Victor Thruster K9000 Badminton Racquet Review

  • Thruster K900 Badminton Racquet

Background

Victor Europe have recently launched their new catalogue, timed for release with German Open and All England tournaments.

There’s a number of new badminton rackets available this year including the eagerly awaited Thruster K 9000. As usual, most Victor rackets are launched in Asia first, with a select few heading for Europe, rather than the entire range.

Having tested and thoroughly enjoyed Thruster 6000, which has already sold out twice in such a short period since release in 2013, I’m curious what the Thruster 9000 has to offer considering specs are identical.

All higher priced Victor racquets are delivered unstrung but with a single set included. I like this idea as most players prefer custom stringing. The racquet was strung at 25lbs tension without prestretch using Victor VS850 string, a 0.68 gauge string. I’ve used this string a lot and really enjoy is lively feel.

This is a 4U G5 version which I believe worked incredibly well with Thruster 6000, providing much need speed and maneuverability. Colours are superb with a blend of black and almost electric blue. In my opinion this is the best-looking Victor racket I have ever seen, and many others have agreed with me.

According to Victor, this racket is a stiffer version of Thruster 6000 which was initially confusing considering specs are identical. However, a side-by-side analysis confirms the handle is around 0.5cm longer, which means the shaft is shorter. This, coupled with slightly different construction creates the additional stiffness.  So let’s test this out…

It’s hitting time…

The initial feel is very similar to Thruster 6000 although there’s more sense of the head weight. Additionally, it still retains the feel of the fast frame which I was delighted with, as I almost expected a slower frame like Thruster 8000.

Victor Thruster K 9000 Badminton Racquet ReviewWithin a few shots I was smiling. The extra stiffness in the frame felt great. For me it was like playing with an old friend that’s undergone a few pleasant upgrades. Timing was easy and there’s a greater feel of strength to this compared to Thruster 6000. The overall flow was just that little bit better and yet there was still the speed in the frame for the snappy shots when late onto the shuttle.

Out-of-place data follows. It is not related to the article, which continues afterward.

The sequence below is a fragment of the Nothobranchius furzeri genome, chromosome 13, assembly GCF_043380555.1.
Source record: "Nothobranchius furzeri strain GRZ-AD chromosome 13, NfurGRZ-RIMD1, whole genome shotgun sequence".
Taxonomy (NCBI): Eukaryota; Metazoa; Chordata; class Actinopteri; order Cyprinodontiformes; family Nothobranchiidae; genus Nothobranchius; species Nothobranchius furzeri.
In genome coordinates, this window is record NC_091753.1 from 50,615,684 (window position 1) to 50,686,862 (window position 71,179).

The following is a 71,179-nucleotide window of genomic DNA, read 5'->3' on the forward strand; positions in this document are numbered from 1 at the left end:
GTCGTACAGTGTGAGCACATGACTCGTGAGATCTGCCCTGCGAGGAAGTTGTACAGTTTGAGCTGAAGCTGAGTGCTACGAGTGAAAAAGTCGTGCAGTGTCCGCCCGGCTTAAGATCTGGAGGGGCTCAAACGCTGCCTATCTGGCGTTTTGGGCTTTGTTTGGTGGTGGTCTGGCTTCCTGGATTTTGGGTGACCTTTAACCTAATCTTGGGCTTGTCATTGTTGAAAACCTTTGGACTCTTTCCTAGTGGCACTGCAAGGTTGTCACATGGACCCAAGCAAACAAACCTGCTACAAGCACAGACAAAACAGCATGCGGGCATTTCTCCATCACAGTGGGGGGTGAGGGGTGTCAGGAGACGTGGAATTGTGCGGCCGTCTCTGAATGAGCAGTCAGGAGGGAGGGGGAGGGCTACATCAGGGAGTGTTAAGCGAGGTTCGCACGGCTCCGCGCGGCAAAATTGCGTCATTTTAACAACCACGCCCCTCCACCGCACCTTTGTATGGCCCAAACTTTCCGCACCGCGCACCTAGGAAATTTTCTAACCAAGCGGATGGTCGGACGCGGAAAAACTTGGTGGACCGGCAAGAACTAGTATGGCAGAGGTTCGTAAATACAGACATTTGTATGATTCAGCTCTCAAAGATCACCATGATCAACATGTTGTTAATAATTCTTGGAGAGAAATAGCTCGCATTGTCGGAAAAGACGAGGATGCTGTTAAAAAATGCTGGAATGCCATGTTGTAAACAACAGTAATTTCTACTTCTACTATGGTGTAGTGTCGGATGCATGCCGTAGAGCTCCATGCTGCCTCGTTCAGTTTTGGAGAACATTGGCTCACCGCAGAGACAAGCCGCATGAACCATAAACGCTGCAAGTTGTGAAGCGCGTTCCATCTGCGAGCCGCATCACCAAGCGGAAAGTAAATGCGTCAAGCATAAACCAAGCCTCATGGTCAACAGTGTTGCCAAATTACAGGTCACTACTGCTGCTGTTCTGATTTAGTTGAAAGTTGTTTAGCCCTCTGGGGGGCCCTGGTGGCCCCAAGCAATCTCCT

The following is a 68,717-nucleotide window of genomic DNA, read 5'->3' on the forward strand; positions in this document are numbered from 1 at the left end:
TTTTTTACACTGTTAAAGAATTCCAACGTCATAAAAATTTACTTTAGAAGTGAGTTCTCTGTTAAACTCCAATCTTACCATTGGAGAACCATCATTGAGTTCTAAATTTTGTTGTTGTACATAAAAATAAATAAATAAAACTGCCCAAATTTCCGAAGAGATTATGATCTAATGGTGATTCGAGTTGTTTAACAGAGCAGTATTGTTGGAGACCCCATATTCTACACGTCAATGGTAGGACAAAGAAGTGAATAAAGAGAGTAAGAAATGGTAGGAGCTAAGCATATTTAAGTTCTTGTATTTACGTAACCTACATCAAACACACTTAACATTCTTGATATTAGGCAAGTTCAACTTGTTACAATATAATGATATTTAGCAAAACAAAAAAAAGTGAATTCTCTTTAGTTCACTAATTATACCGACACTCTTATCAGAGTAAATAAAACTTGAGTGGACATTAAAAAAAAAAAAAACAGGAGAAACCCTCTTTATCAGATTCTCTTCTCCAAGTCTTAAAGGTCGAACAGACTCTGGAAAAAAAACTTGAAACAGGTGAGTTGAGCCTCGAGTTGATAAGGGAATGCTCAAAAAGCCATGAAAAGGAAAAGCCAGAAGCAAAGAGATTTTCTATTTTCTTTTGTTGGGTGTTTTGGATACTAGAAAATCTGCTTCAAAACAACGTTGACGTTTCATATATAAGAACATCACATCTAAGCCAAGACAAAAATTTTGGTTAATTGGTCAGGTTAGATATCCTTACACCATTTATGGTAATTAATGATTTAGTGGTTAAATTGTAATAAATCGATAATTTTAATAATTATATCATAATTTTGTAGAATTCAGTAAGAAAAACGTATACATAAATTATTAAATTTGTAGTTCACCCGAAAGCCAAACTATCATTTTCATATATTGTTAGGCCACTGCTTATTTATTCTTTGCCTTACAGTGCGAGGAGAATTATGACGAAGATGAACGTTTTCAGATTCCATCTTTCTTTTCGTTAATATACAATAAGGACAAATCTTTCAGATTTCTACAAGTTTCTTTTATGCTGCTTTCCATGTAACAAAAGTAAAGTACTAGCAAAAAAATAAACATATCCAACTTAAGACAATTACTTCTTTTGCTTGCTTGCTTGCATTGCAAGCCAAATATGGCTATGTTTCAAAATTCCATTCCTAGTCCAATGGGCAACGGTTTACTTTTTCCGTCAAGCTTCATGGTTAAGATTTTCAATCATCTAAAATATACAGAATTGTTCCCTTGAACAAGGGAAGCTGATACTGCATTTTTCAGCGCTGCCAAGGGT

For me the additional stiffness in the shaft just felt right, but there again I’ve a long history in this game going back to times when all badminton rackets were relatively stiff. For those players that need the flexibility in the shaft to provide a touch more power, then it’s likely Thruster 6000 will suit them better.

What I enjoyed most here was that there wasn’t too much of anything. The frame isn’t too stiff that it’s only for a select few players. It’s also not too head heavy that your arm feels exhausted after a few points. Also, the feel on the shuttle remains rock solid which I believe is important and generally lacking on lighter headed rackets,
although I concede that’s my taste.

I compared Thruster 6000 to AT900T and there’s certainly a leaning towards this racket too. It probably sits somewhere between 900T and 900P getting the best of both.

Drop shots were so solid, crisp and a real delight because the combination of speed with strength works so well together. The solid frame presents such a great feel on impact that provides confidence in off center hits still finding the target.

Onto the smash and I have only good things to say here. I’m far from being the biggest hitter and so I have to consider placement first. However, like the Thruster 6000, I enjoyed the ability to snap a smash using mainly wrist or alternatively use a full arm swing. When I caught the shuttle well, my smash was pretty good. What I found useful here is the knowledge and confidence with the racket that I also had with Thruster 6000. There’s plenty of power in the racket.

Fast, flat rallies and drives were simply amazing. Lots of control, easy to get over the shuttle, change the angles on the racket face, pull a few from behind me and yet there’s still that solid powerful strike. Also, unlike with some head heavy rackets, you don’t need a big swing to generate speed when you need it. At times, the mere squeeze of my fingers was enough to take the shuttle where I wanted it to go – fantastic!

Defensively the Thruster K9000 is a star performer in the head heavy category, just like 6000. Whilst I’m comfortable defending, there wasn’t an occasion when I didn’t get my racket to the shuttle, unless I was pulled out of position. The speed generated gave the power for drives and low trajectory lifts, or powering up to the rear court with loads of height. And yet, the head weight ensured I could control blocks, steering the shuttle where I wanted. Again, the rock solid feel on the racket face upped the level of control and placement. With the slightly stiffer shaft, there seemed to be a slightly faster response in defense which particularly pleased me.